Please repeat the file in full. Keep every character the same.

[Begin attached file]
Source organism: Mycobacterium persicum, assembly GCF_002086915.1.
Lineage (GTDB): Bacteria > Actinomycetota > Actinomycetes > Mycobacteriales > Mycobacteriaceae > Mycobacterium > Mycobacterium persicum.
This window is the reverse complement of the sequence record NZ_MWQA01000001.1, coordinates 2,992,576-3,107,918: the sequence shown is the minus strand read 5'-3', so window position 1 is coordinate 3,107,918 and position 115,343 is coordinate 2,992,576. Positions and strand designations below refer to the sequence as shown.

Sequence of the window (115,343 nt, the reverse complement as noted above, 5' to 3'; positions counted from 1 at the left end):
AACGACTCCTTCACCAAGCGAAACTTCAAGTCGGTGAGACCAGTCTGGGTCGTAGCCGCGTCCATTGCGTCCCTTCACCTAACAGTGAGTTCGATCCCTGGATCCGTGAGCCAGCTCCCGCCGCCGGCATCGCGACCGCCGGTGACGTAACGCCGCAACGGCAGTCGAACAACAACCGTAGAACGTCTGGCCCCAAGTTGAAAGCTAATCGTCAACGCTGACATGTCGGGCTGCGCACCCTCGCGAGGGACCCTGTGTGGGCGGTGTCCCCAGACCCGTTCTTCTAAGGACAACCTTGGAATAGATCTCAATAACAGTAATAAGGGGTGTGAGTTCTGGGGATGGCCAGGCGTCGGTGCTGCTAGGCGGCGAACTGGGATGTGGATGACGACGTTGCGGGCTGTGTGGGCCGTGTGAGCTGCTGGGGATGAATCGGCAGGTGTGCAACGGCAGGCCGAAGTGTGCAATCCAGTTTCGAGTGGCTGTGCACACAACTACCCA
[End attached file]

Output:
Source organism: Mycobacterium persicum, assembly GCF_002086915.1.
Lineage (GTDB): Bacteria > Actinomycetota > Actinomycetes > Mycobacteriales > Mycobacteriaceae > Mycobacterium > Mycobacterium persicum.
This window is the reverse complement of the sequence record NZ_MWQA01000001.1, coordinates 2,992,576-3,107,918: the sequence shown is the minus strand read 5'-3', so window position 1 is coordinate 3,107,918 and position 115,343 is coordinate 2,992,576. Positions and strand designations below refer to the sequence as shown.

Sequence of the window (115,343 nt, the reverse complement as noted above, 5' to 3'; positions counted from 1 at the left end):
AACGACTCCTTCACCAAGCGAAACTTCAAGTCGGTGAGACCAGTCTGGGTCGTAGCCGCGTCCATTGCGTCCCTTCACCTAACAGTGAGTTCGATCCCTGGATCCGTGAGCCAGCTCCCGCCGCCGGCATCGCGACCGCCGGTGACGTAACGCCGCAACGGCAGTCGAACAACAACCGTAGAACGTCTGGCCCCAAGTTGAAAGCTAATCGTCAACGCTGACATGTCGGGCTGCGCACCCTCGCGAGGGACCCTGTGTGGGCGGTGTCCCCAGACCCGTTCTTCTAAGGACAACCTTGGAATAGATCTCAATAACAGTAATAAGGGGTGTGAGTTCTGGGGATGGCCAGGCGTCGGTGCTGCTAGGCGGCGAACTGGGATGTGGATGACGACGTTGCGGGCTGTGTGGGCCGTGTGAGCTGCTGGGGATGAATCGGCAGGTGTGCAACGGCAGGCCGAAGTGTGCAATCCAGTTTCGAGTGGCTGTGCACACAACTACCCA